The concept of corporate social responsibility (CSR) has hit the supply chain management with increasing intensity. Now OEMs have to navigate the complexity of getting the supply chain on board.
CSR initiatives span the breadth of the supply chain, including such activities as environmental sustainability, responsible sourcing from global suppliers, and development of green enterprise approaches.
To make sure such efforts don't run aground, supply chain management needs to oversee a variety of CSR activities, including:
- Stopping the dumping of hazardous materials into rivers, seas, and oceans
- Proving that the company has lowered its carbon emissions
- Avoiding material suppliers that employ underage or underpaid workers
- Setting a followup schedule with suppliers and scheduling regular control visits
- Showing interest in and monitoring the activities of suppliers across the breadth of the supply chain
Good CSR drills down the supply chain
Walmart has pushed its CSR activities through its entire supply chain and it has made its efforts public by issuing its Global Responsibility Reports. In 2008, the retailer announced that all its global suppliers would have to comply with social, environmental, and energy efficiency laws and regulations. It went as far as asking its suppliers to attest that their own suppliers have received high ratings on environmental practices. It also asked for reports about social and product safety practices.
Walmart's Global Responsible Sourcing Initiative pays special attention to its more than 1,000 Chinese suppliers. The announcement, made in Beijing, included a plan of action with schedules and deadlines to be completed by the end of 2012. At that time, the company offered time extensions, and the move toward social responsibility has become an ongoing effort.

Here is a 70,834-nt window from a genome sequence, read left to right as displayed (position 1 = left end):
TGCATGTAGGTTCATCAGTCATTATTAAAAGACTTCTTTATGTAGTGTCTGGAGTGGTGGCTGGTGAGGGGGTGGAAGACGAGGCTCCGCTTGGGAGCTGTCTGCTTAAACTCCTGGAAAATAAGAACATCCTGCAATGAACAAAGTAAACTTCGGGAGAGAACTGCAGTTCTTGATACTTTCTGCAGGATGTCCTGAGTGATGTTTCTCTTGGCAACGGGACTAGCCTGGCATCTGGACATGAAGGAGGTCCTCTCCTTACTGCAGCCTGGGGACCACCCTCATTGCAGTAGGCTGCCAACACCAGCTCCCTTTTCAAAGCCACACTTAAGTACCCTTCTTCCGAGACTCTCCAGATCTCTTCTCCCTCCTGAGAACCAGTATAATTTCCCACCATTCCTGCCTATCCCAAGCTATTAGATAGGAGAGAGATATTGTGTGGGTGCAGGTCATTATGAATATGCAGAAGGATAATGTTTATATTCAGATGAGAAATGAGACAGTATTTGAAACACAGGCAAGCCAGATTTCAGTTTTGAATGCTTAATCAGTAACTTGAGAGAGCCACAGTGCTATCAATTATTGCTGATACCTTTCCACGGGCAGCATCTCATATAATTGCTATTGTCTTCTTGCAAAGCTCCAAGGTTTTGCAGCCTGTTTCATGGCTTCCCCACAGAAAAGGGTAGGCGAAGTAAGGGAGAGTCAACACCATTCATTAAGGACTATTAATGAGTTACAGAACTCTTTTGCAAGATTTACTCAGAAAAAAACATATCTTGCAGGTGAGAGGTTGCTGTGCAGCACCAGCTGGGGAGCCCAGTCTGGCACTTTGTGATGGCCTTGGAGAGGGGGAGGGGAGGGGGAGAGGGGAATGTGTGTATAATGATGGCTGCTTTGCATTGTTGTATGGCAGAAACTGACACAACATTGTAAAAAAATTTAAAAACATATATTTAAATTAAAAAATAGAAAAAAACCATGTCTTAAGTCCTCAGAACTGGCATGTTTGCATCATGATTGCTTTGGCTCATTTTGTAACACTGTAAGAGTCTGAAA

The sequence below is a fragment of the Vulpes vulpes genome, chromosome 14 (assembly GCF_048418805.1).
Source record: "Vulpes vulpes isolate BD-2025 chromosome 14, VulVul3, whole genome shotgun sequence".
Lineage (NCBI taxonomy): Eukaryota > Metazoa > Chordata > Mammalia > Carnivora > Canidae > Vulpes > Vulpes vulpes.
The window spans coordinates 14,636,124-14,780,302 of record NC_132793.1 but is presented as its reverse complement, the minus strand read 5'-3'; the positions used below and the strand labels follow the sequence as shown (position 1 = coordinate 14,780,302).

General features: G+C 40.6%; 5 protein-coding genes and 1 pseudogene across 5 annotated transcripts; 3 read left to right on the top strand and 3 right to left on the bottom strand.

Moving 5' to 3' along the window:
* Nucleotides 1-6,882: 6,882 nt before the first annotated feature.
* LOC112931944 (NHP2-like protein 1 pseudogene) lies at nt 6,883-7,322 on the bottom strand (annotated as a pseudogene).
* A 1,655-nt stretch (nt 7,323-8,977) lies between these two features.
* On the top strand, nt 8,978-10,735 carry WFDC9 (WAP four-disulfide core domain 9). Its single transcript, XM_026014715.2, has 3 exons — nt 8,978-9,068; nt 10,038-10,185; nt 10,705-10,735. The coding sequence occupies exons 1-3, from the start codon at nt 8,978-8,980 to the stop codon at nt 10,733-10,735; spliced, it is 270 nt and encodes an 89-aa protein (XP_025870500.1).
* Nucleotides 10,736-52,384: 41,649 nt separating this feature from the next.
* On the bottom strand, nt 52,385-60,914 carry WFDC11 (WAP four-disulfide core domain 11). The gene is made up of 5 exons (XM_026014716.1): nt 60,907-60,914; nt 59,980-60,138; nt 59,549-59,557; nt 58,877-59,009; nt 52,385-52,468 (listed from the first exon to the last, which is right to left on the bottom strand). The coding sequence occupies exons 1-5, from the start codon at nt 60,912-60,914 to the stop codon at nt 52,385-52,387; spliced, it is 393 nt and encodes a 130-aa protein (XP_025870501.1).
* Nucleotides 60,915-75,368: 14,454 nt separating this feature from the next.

When the initiative was announcd, Walmart said the goal was to "build a more environmentally and socially responsible global supply chain." CEO Lee Scott said in a press release:
A company that cheats on overtime and on the age of its labor, that dumps its scraps and chemicals in our rivers, that does not pay its taxes or honor its contracts -- will ultimately cheat on the quality of its products. And cheating on the quality of products is the same as cheating on customers.
Chinese manufacturers are well known for their lack of CSR, which makes the task of applying new standards difficult. Chris Ferrell, director of the Tompkins Supply Chain Consortium, wrote in a blog post in June that Walmart's efforts to take the lead in global ethical sourcing initiatives and to push suppliers to improve the supply chain have had at least some positive results. Even so, it would be great to know if Walmart effectively ended contracts with suppliers that could not respond to the demands.
Walmart offers a strong example, and it's time for electronics OEMs to follow their lead. It just makes sense. Consider what Niall Fitzgerald, then CEO of Unilever, told the Guardian in 2003: "Corporate social responsibility is a hard-edged business decision. Not because it is nice to do or because people are forcing us to do it... but because it is good for our business."
What are your thoughts on CSR? Is it a nice thing to do, something your supply chain is forcing, or something that is truly good for business? Share your thoughts below.